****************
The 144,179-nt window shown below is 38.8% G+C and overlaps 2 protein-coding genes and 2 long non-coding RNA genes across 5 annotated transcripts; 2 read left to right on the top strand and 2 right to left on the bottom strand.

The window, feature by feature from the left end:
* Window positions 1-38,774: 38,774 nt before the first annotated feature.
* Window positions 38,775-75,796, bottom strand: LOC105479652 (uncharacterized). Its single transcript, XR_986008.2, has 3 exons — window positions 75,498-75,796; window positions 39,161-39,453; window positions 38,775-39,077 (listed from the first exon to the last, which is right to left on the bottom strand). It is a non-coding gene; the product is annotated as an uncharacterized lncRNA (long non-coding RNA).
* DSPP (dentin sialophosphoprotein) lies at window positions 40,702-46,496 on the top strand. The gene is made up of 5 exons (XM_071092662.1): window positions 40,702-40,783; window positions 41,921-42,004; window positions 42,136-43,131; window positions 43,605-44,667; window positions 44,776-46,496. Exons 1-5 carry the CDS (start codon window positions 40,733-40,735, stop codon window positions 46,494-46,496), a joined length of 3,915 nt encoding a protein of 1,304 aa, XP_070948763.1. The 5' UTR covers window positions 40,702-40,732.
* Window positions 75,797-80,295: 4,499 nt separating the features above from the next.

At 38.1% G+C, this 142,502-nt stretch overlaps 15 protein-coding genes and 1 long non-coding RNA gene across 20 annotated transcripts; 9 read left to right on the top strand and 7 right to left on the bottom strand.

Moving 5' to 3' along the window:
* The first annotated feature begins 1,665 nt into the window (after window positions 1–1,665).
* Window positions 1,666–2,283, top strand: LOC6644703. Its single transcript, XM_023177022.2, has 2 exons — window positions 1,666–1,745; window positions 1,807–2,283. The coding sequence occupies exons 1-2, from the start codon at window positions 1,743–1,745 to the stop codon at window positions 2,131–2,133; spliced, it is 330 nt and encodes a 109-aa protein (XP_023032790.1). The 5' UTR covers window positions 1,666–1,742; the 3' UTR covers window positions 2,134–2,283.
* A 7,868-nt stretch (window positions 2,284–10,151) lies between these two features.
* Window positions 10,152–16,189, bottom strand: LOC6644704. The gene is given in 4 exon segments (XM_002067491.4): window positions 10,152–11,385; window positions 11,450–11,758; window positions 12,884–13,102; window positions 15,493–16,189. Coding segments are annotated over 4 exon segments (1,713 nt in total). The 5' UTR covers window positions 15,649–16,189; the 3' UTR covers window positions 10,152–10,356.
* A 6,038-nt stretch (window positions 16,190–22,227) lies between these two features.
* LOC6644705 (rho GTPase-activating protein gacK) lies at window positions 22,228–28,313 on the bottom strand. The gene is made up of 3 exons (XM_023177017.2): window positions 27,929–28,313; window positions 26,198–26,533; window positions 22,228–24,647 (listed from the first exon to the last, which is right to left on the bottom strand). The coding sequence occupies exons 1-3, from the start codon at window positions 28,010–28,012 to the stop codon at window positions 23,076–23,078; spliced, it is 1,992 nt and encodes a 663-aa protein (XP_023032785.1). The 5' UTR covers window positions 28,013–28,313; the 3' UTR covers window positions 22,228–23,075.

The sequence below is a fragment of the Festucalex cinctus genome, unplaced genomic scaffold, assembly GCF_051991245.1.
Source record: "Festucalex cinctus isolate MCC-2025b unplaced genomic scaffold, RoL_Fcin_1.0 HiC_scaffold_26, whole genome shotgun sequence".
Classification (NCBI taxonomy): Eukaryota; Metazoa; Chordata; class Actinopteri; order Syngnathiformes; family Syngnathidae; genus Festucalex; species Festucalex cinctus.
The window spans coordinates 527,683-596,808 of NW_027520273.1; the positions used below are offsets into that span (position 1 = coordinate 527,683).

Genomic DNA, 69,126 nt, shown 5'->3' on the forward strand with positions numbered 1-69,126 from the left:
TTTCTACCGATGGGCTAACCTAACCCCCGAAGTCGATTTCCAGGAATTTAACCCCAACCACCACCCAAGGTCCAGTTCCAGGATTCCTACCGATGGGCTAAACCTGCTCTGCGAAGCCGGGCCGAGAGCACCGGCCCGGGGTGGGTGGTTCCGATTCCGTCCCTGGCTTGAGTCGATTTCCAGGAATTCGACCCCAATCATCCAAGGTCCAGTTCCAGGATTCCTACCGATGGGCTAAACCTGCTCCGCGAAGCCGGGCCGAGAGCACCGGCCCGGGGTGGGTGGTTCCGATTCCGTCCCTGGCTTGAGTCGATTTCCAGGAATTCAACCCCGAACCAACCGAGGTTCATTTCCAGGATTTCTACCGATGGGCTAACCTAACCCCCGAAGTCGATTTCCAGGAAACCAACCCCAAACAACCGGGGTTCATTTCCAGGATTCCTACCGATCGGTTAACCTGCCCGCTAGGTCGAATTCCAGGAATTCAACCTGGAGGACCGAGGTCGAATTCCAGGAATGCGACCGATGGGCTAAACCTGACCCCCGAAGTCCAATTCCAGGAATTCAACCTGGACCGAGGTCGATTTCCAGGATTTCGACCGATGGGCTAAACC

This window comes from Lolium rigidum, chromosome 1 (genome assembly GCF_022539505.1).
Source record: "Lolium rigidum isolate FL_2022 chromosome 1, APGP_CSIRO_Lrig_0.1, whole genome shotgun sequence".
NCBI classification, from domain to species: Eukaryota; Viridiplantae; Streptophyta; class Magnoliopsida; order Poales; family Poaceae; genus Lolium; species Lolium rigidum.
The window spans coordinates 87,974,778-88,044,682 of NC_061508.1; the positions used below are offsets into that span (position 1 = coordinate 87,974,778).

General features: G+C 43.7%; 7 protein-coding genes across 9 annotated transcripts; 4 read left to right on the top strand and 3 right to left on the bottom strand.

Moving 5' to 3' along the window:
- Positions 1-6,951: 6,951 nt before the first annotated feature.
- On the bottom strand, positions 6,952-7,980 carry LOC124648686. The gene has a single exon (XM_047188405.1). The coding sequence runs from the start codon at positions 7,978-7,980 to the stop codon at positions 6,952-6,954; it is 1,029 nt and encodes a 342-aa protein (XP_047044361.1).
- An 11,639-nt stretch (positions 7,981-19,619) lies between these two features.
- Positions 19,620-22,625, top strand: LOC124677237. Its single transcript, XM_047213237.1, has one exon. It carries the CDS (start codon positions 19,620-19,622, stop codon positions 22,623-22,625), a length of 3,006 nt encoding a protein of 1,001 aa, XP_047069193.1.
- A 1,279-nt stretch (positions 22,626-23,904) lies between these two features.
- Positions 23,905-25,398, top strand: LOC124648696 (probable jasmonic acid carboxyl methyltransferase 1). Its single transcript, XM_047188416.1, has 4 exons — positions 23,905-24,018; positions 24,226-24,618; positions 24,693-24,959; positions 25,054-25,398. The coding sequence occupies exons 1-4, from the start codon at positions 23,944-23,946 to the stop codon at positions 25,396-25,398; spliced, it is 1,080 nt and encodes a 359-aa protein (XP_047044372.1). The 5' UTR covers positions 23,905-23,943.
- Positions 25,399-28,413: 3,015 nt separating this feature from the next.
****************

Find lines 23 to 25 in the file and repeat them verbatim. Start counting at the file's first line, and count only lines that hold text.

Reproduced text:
NCBI classification, from domain to species: Eukaryota; Viridiplantae; Streptophyta; class Magnoliopsida; order Poales; family Poaceae; genus Lolium; species Lolium rigidum.
The window spans coordinates 87,974,778-88,044,682 of NC_061508.1; the positions used below are offsets into that span (position 1 = coordinate 87,974,778).

General features: G+C 43.7%; 7 protein-coding genes across 9 annotated transcripts; 4 read left to right on the top strand and 3 right to left on the bottom strand.